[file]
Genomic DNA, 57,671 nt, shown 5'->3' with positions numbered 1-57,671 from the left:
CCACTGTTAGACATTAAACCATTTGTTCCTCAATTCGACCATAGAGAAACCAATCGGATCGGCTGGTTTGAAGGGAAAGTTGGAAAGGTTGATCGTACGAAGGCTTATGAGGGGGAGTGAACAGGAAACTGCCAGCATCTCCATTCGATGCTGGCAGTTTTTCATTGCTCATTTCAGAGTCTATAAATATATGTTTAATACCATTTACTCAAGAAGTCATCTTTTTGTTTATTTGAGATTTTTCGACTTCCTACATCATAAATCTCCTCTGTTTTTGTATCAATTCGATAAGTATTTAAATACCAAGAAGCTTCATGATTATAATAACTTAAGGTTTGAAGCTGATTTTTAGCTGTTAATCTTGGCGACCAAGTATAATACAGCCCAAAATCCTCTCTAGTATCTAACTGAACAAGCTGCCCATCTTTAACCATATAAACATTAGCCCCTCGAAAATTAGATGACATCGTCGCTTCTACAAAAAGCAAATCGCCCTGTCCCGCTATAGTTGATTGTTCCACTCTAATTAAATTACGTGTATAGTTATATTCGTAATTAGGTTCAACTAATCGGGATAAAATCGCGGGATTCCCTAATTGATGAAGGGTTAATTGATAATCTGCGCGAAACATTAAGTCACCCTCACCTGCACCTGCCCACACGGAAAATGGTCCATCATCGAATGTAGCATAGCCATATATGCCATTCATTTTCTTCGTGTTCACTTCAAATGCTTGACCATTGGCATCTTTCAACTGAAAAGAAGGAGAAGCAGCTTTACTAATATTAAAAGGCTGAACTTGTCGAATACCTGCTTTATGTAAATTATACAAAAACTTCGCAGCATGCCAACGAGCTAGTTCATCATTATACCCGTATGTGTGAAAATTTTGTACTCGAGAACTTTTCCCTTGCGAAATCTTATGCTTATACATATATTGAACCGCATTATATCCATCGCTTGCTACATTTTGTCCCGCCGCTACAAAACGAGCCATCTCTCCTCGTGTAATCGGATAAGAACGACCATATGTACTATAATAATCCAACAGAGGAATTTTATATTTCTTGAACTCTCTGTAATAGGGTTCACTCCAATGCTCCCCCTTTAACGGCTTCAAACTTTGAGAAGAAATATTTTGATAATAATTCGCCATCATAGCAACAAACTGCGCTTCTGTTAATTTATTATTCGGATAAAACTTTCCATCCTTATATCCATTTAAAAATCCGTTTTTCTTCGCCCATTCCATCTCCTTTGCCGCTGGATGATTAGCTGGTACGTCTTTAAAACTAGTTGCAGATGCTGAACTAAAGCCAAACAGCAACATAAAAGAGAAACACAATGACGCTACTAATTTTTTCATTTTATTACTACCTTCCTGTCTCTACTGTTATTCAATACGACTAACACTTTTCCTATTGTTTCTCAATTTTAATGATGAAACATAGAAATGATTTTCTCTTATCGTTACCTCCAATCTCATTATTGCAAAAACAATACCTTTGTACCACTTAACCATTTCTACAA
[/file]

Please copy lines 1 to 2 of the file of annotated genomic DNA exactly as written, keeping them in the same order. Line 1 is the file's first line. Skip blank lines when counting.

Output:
Genomic DNA, 57,671 nt, shown 5'->3' with positions numbered 1-57,671 from the left:
CCACTGTTAGACATTAAACCATTTGTTCCTCAATTCGACCATAGAGAAACCAATCGGATCGGCTGGTTTGAAGGGAAAGTTGGAAAGGTTGATCGTACGAAGGCTTATGAGGGGGAGTGAACAGGAAACTGCCAGCATCTCCATTCGATGCTGGCAGTTTTTCATTGCTCATTTCAGAGTCTATAAATATATGTTTAATACCATTTACTCAAGAAGTCATCTTTTTGTTTATTTGAGATTTTTCGACTTCCTACATCATAAATCTCCTCTGTTTTTGTATCAATTCGATAAGTATTTAAATACCAAGAAGCTTCATGATTATAATAACTTAAGGTTTGAAGCTGATTTTTAGCTGTTAATCTTGGCGACCAAGTATAATACAGCCCAAAATCCTCTCTAGTATCTAACTGAACAAGCTGCCCATCTTTAACCATATAAACATTAGCCCCTCGAAAATTAGATGACATCGTCGCTTCTACAAAAAGCAAATCGCCCTGTCCCGCTATAGTTGATTGTTCCACTCTAATTAAATTACGTGTATAGTTATATTCGTAATTAGGTTCAACTAATCGGGATAAAATCGCGGGATTCCCTAATTGATGAAGGGTTAATTGATAATCTGCGCGAAACATTAAGTCACCCTCACCTGCACCTGCCCACACGGAAAATGGTCCATCATCGAATGTAGCATAGCCATATATGCCATTCATTTTCTTCGTGTTCACTTCAAATGCTTGACCATTGGCATCTTTCAACTGAAAAGAAGGAGAAGCAGCTTTACTAATATTAAAAGGCTGAACTTGTCGAATACCTGCTTTATGTAAATTATACAAAAACTTCGCAGCATGCCAACGAGCTAGTTCATCATTATACCCGTATGTGTGAAAATTTTGTACTCGAGAACTTTTCCCTTGCGAAATCTTATGCTTATACATATATTGAACCGCATTATATCCATCGCTTGCTACATTTTGTCCCGCCGCTACAAAACGAGCCATCTCTCCTCGTGTAATCGGATAAGAACGACCATATGTACTATAATAATCCAACAGAGGAATTTTATATTTCTTGAACTCTCTGTAATAGGGTTCACTCCAATGCTCCCCCTTTAACGGCTTCAAACTTTGAGAAGAAATATTTTGATAATAATTCGCCATCATAGCAACAAACTGCGCTTCTGTTAATTTATTATTCGGATAAAACTTTCCATCCTTATATCCATTTAAAAATCCGTTTTTCTTCGCCCATTCCATCTCCTTTGCCGCTGGATGATTAGCTGGTACGTCTTTAAAACTAGTTGCAGATGCTGAACTAAAGCCAAACAGCAACATAAAAGAGAAACACAATGACGCTACTAATTTTTTCATTTTATTACTACCTTCCTGTCTCTACTGTTATTCAATACGACTAACACTTTTCCTATTGTTTCTCAATTTTAATGATGAAACATAGAAATGATTTTCTCTTATCGTTACCTCCAATCTCATTATTGCAAAAACAATACCTTTGTACCACTTAACCATTTCTACAA